Hawaii longline fisheries
produce sustainable seafood.
The fishery is sustainable. It meets
the requirements for 1) science-based,
precautionary fishery management,
2) performance in managing fish popu-
lations for sustainability and 3) control-
ling fishery impacts on the ecosystem.
whale and 1 sperm whale prior to
measures that eliminated longline
fishing near shore. The implementation
of the Protected Species Zone in the
Northwest Hawaiian Islands and the
longline-prohibited zones around the
main Hawaiian Islands which prevent
longline fishing within 50 nautical miles
of the islands from Hawaii Island to
Midway Island has had positive impacts.
Since then, no further accidental inter-
actions have occurred.
NOAA has issued Biological Opinions
on the fishery impacts (NMFS 2004;
NMFS 2008) and concluded that the
Hawaii longline fishery is not likely to
jeopardize the continued existence of
humpback whales, sperm whales and
Hawaiian monk seals.
There are a few records of interactions
with small cetaceans (6 Risso’s dolphins,
2 botttlenose dolphins, 2 false killer
whales, and 1 short finned pilot whale)
in the Hawaii longline fishery. No
records of fishery interactions with fin
whales, blue whales, or sei whales exist.
There are also no records of interactions
with rough-toothed dolphins, Pacific
white-sided dolphin, striped dolphins,
Bryde’s whales, melon-headed whales,
dwarf sperm whales, pygmy killer
whales or pygmy sperm whales.
The high level of fishery observer
coverage required for Hawaii longline
vessels (>20% for tuna trips, 100%
for swordfish trips) ensures that rare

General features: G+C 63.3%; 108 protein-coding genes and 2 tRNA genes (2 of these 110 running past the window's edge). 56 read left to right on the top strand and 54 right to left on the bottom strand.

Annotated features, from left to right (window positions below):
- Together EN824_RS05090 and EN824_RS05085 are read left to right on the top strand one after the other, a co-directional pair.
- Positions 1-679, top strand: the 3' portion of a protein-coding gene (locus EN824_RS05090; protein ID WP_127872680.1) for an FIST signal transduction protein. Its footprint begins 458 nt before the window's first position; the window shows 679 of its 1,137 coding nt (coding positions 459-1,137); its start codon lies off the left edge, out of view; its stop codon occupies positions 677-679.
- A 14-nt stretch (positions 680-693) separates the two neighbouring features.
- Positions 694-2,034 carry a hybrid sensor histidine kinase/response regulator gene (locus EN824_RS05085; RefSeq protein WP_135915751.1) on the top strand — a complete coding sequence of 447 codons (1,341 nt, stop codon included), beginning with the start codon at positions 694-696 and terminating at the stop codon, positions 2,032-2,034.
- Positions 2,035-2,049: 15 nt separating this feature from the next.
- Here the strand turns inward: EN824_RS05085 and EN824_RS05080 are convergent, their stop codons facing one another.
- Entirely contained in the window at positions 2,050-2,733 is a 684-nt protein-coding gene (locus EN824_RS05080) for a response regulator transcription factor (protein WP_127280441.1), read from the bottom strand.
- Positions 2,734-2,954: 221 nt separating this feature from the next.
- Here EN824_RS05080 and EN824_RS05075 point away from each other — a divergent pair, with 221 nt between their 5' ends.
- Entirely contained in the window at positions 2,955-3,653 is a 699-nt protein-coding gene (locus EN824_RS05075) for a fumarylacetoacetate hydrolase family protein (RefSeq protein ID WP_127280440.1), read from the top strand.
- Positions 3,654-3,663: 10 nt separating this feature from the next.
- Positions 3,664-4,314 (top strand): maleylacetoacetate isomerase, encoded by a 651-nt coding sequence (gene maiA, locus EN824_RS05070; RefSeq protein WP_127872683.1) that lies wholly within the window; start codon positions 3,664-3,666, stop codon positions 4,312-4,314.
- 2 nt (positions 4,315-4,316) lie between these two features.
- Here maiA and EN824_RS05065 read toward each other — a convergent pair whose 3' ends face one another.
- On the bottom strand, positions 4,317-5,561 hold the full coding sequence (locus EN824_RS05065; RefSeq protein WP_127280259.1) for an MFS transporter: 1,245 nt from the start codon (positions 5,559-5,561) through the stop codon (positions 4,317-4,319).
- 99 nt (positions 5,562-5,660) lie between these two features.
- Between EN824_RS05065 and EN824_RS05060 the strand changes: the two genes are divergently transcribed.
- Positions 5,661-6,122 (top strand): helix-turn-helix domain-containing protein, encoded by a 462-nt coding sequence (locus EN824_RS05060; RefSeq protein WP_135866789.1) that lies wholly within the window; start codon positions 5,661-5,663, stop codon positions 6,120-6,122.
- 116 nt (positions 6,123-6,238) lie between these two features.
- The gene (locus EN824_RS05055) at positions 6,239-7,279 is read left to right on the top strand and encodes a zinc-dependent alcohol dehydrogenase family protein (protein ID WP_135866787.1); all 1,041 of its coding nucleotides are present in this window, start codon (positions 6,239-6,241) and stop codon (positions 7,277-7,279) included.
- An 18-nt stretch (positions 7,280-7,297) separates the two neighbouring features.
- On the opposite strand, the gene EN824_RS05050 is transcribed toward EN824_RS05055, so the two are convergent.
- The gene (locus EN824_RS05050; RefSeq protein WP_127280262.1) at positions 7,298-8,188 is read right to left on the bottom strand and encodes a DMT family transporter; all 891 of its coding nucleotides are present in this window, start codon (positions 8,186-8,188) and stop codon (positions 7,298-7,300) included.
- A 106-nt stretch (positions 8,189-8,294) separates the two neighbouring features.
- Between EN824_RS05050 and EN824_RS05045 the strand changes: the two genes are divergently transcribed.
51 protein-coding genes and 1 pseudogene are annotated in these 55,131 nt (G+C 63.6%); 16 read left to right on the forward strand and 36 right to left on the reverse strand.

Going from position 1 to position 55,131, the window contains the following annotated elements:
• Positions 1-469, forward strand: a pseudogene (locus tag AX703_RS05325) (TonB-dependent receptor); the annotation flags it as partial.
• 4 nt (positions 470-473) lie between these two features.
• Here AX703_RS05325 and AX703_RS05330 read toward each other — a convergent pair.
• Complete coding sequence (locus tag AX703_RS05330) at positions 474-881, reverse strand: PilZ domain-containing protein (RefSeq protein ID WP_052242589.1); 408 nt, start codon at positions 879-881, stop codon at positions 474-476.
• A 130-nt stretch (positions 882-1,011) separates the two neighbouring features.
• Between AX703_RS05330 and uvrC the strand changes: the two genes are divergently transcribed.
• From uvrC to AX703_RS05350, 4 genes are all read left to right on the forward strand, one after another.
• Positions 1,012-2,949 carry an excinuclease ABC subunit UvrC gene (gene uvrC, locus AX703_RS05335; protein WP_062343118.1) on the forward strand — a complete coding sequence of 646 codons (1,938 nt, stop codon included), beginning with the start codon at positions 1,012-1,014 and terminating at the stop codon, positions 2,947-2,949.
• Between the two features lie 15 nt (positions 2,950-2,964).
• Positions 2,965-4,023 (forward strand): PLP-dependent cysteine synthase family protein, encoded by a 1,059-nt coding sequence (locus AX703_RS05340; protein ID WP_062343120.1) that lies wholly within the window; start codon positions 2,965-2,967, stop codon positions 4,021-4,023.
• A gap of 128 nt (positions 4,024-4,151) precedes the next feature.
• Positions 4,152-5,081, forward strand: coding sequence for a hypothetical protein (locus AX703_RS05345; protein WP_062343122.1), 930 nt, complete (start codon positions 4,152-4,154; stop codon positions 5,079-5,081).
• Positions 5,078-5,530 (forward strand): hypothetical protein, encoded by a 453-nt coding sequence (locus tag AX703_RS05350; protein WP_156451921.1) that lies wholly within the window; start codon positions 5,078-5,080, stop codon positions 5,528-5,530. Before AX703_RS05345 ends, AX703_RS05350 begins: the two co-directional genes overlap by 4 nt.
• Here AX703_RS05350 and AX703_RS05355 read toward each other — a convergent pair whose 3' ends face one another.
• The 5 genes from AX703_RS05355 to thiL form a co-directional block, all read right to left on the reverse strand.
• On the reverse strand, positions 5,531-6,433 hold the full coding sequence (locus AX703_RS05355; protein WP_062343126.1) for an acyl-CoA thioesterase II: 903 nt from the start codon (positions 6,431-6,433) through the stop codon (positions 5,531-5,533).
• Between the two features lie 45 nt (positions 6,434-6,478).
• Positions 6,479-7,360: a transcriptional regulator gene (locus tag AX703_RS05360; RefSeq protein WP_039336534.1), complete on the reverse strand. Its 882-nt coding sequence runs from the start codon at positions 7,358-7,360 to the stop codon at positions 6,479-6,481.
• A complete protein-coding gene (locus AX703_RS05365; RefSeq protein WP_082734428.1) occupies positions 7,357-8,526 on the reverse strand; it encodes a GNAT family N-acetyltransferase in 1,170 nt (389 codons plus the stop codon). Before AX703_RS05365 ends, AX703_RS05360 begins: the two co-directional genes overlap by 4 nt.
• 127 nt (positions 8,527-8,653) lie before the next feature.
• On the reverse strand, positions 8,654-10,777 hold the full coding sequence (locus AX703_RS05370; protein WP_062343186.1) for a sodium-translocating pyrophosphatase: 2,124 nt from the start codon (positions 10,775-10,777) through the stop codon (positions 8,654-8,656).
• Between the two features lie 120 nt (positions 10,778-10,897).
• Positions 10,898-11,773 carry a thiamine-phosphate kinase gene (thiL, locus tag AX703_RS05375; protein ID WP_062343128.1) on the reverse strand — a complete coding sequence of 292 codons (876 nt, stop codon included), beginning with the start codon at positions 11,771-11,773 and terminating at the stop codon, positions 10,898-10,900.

interactions with marine mammals are
monitored, documented and assessed
by NOAA to be certain that appropriate
management actions are taken if they
become warranted by evidence of
significant fishery impacts.
The Hawaii fishery
None of the fish popula-
tions harvested are
is being eliminated.
Ecosystem impacts are
constantly being assessed
and managers, scientists
and the fishing sector are working
together on solutions. With every
aspect of Hawaii longline fisheries
strictly regulated, closely monitored
and tightly enforced, they are a
model for sustainable pelagic fisheries
worldwide. This management
system is based on sound science
and a transparent and inclusive fishery
management process committed
Consumers can use sustainable
Hawaii Seafood with confidence.
Our fishery has achieved a high level
of compliance with FAO Code of
Conduct for Responsible Fisheries,
U.S. National Standards for sustainable
fishery management, as well as inter-
national conservation and management
measures adopted by the Western
and Central Pacific Fishery Commission
and the Inter-American Tropical
Hawaii Seafood can help companies
achieve the goal of corporate
responsibility and enhance seafood
Photo: Ron Benner